As for her college teammate, Clark had nothing but good things to say ahead of the showdown. 

"I’m just really happy for her and everything Coach [Becky] Hammon says about her is so true," she said. "Every person that played at Iowa and was around her knows that to be true. She’s the ultimate teammate, ultimate person, ultimate leader."

In the end, Martin stole the show with 12 points and seven rebounds in 22 minutes, while Clark amassed eight points, seven assists, and five rebounds over 29 minutes of playing time. 

"It was weird," Martin admitted after the game. "I'm not going to lie — just looking out on the court and seeing her in a different jersey than me, it was obviously different. But it's really fun. We're both living out our dreams right now."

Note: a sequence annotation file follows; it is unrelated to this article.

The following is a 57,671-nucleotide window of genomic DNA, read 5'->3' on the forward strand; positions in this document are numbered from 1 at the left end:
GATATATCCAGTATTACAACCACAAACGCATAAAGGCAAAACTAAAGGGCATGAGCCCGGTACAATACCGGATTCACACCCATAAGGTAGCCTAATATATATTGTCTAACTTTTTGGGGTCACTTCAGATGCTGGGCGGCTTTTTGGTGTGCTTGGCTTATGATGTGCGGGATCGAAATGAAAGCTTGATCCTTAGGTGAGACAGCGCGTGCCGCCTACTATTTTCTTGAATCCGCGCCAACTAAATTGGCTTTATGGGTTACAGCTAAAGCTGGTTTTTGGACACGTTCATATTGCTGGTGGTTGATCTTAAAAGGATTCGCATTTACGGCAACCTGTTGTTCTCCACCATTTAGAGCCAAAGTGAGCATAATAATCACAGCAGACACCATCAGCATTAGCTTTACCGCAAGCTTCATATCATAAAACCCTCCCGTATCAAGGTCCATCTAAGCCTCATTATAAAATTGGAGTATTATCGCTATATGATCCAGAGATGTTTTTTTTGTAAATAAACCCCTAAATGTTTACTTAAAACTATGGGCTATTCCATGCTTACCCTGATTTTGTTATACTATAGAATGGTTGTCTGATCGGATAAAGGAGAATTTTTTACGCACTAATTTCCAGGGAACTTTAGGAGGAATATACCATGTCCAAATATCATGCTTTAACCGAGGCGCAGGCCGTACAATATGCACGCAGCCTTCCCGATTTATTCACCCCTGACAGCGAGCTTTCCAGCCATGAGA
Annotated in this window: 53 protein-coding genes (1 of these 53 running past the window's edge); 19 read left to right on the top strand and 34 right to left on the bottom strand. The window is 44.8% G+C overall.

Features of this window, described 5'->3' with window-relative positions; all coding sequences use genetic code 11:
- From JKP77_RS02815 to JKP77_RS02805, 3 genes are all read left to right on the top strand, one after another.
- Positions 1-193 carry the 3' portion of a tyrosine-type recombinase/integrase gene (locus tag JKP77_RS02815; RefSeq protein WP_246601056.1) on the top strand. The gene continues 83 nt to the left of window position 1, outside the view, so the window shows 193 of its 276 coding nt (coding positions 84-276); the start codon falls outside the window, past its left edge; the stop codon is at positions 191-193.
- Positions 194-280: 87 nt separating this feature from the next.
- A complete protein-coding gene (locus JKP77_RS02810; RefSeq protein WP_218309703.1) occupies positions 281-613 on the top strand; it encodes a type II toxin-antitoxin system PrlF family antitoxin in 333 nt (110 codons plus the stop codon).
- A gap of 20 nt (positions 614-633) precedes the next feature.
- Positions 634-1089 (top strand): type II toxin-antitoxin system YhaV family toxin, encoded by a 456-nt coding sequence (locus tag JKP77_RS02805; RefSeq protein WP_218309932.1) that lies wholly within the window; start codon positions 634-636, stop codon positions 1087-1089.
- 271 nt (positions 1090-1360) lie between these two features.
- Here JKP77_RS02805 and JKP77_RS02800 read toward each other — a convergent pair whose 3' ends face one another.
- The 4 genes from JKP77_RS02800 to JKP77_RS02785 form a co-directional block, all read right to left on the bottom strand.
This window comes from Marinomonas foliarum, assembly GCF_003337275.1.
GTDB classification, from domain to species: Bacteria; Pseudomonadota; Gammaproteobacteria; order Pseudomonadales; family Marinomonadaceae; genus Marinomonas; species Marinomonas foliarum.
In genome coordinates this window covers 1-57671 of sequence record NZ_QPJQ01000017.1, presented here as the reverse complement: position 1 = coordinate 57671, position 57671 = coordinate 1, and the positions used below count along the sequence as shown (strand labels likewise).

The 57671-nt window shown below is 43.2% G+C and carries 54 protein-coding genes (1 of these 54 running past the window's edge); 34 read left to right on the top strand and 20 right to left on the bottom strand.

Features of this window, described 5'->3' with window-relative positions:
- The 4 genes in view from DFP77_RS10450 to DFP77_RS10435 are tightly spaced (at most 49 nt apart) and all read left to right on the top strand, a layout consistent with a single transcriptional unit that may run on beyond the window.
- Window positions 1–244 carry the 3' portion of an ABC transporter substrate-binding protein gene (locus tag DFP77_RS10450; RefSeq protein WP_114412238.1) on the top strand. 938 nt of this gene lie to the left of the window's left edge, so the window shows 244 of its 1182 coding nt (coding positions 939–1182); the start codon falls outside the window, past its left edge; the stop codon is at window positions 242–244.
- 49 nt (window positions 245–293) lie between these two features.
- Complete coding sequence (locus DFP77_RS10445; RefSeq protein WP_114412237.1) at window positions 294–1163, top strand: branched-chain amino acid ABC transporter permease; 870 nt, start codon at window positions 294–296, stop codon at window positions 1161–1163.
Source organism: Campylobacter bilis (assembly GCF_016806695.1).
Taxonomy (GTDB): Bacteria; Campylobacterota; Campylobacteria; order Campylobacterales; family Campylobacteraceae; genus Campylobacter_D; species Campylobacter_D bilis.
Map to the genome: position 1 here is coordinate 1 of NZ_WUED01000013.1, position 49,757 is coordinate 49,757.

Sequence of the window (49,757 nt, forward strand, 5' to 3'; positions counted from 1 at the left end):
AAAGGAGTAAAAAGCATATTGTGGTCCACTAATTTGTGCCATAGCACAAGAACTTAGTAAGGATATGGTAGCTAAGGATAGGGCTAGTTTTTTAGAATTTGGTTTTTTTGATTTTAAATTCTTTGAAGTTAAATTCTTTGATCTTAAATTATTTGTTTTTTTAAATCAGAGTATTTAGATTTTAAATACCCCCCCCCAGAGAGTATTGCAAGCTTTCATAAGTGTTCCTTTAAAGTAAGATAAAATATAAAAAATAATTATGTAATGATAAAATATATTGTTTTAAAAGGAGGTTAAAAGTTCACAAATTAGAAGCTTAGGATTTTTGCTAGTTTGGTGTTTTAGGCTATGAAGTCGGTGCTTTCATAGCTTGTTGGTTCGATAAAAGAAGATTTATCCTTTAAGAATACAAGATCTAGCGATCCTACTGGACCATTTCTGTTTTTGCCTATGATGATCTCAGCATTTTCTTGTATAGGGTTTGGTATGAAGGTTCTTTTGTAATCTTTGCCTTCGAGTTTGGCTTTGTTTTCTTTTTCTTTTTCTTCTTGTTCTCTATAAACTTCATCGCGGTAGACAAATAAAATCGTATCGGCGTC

The Aces next meet the fever on July 2nd at T-Mobile Arena in Las Vegas.

Barcelona Beat Lyon to Win Back-to-Back Champions League Titles

Barcelona's Aitana Bonmatí and Alexia Putellas celebrating after beating Lyon at the 2024 Champions League final
Ballon d'Or winners Aitana Bonmatí and Alexia Putellas helped Barcelona to a second-straight UWCL title on Saturday. (Ramsey Cardy - Sportsfile/UEFA via Getty Images)

Barcelona was crowned champion of the Champions League on Saturday with a 2-0 win over Lyon in Bilbao.

Alexia "La Reina" Putellas, who recently re-signed with Barcelona, came off the bench to score the team's second goal. Fellow Ballon d’Or winner Aitana Bonmatí provided the team’s first. After the game, defender Lucy Bronze said Putellas was nicknamed "the queen" for a reason.